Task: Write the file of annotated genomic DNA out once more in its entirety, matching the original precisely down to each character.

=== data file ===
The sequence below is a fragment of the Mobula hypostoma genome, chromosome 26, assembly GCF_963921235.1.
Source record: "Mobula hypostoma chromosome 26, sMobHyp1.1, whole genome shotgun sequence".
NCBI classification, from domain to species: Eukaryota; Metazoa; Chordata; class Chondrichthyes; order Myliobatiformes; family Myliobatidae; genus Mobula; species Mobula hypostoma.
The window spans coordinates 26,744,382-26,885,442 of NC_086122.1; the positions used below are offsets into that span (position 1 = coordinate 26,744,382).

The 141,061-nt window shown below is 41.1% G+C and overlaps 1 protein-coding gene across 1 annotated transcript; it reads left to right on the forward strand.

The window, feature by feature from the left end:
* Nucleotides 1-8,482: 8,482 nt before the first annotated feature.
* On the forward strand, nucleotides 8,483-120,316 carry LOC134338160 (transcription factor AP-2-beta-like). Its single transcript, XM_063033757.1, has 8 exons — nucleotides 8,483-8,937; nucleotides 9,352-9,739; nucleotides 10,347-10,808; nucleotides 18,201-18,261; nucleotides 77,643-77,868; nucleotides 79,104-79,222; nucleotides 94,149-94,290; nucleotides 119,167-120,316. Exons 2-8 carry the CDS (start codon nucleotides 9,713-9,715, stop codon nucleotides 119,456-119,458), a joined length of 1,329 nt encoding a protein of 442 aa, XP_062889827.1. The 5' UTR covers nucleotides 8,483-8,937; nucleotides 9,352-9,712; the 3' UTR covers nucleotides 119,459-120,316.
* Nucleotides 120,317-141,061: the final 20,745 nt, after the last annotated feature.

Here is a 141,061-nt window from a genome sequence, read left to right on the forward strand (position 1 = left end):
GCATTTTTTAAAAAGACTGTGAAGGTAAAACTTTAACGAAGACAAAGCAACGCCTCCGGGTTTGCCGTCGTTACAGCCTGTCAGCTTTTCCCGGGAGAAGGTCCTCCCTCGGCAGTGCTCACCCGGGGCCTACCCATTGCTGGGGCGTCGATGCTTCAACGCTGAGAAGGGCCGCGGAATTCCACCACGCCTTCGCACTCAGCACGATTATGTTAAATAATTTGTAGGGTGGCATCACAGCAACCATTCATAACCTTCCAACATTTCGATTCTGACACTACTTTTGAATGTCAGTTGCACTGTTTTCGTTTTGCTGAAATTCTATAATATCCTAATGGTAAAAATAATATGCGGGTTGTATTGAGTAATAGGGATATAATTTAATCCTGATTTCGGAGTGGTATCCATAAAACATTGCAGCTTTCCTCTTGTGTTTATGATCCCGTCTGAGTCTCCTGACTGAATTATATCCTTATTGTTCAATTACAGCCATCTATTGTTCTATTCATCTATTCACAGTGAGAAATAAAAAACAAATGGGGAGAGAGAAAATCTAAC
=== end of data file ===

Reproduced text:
The sequence below is a fragment of the Mobula hypostoma genome, chromosome 26, assembly GCF_963921235.1.
Source record: "Mobula hypostoma chromosome 26, sMobHyp1.1, whole genome shotgun sequence".
NCBI classification, from domain to species: Eukaryota; Metazoa; Chordata; class Chondrichthyes; order Myliobatiformes; family Myliobatidae; genus Mobula; species Mobula hypostoma.
The window spans coordinates 26,744,382-26,885,442 of NC_086122.1; the positions used below are offsets into that span (position 1 = coordinate 26,744,382).

The 141,061-nt window shown below is 41.1% G+C and overlaps 1 protein-coding gene across 1 annotated transcript; it reads left to right on the forward strand.

The window, feature by feature from the left end:
* Nucleotides 1-8,482: 8,482 nt before the first annotated feature.
* On the forward strand, nucleotides 8,483-120,316 carry LOC134338160 (transcription factor AP-2-beta-like). Its single transcript, XM_063033757.1, has 8 exons — nucleotides 8,483-8,937; nucleotides 9,352-9,739; nucleotides 10,347-10,808; nucleotides 18,201-18,261; nucleotides 77,643-77,868; nucleotides 79,104-79,222; nucleotides 94,149-94,290; nucleotides 119,167-120,316. Exons 2-8 carry the CDS (start codon nucleotides 9,713-9,715, stop codon nucleotides 119,456-119,458), a joined length of 1,329 nt encoding a protein of 442 aa, XP_062889827.1. The 5' UTR covers nucleotides 8,483-8,937; nucleotides 9,352-9,712; the 3' UTR covers nucleotides 119,459-120,316.
* Nucleotides 120,317-141,061: the final 20,745 nt, after the last annotated feature.

Here is a 141,061-nt window from a genome sequence, read left to right on the forward strand (position 1 = left end):
GCATTTTTTAAAAAGACTGTGAAGGTAAAACTTTAACGAAGACAAAGCAACGCCTCCGGGTTTGCCGTCGTTACAGCCTGTCAGCTTTTCCCGGGAGAAGGTCCTCCCTCGGCAGTGCTCACCCGGGGCCTACCCATTGCTGGGGCGTCGATGCTTCAACGCTGAGAAGGGCCGCGGAATTCCACCACGCCTTCGCACTCAGCACGATTATGTTAAATAATTTGTAGGGTGGCATCACAGCAACCATTCATAACCTTCCAACATTTCGATTCTGACACTACTTTTGAATGTCAGTTGCACTGTTTTCGTTTTGCTGAAATTCTATAATATCCTAATGGTAAAAATAATATGCGGGTTGTATTGAGTAATAGGGATATAATTTAATCCTGATTTCGGAGTGGTATCCATAAAACATTGCAGCTTTCCTCTTGTGTTTATGATCCCGTCTGAGTCTCCTGACTGAATTATATCCTTATTGTTCAATTACAGCCATCTATTGTTCTATTCATCTATTCACAGTGAGAAATAAAAAACAAATGGGGAGAGAGAAAATCTAAC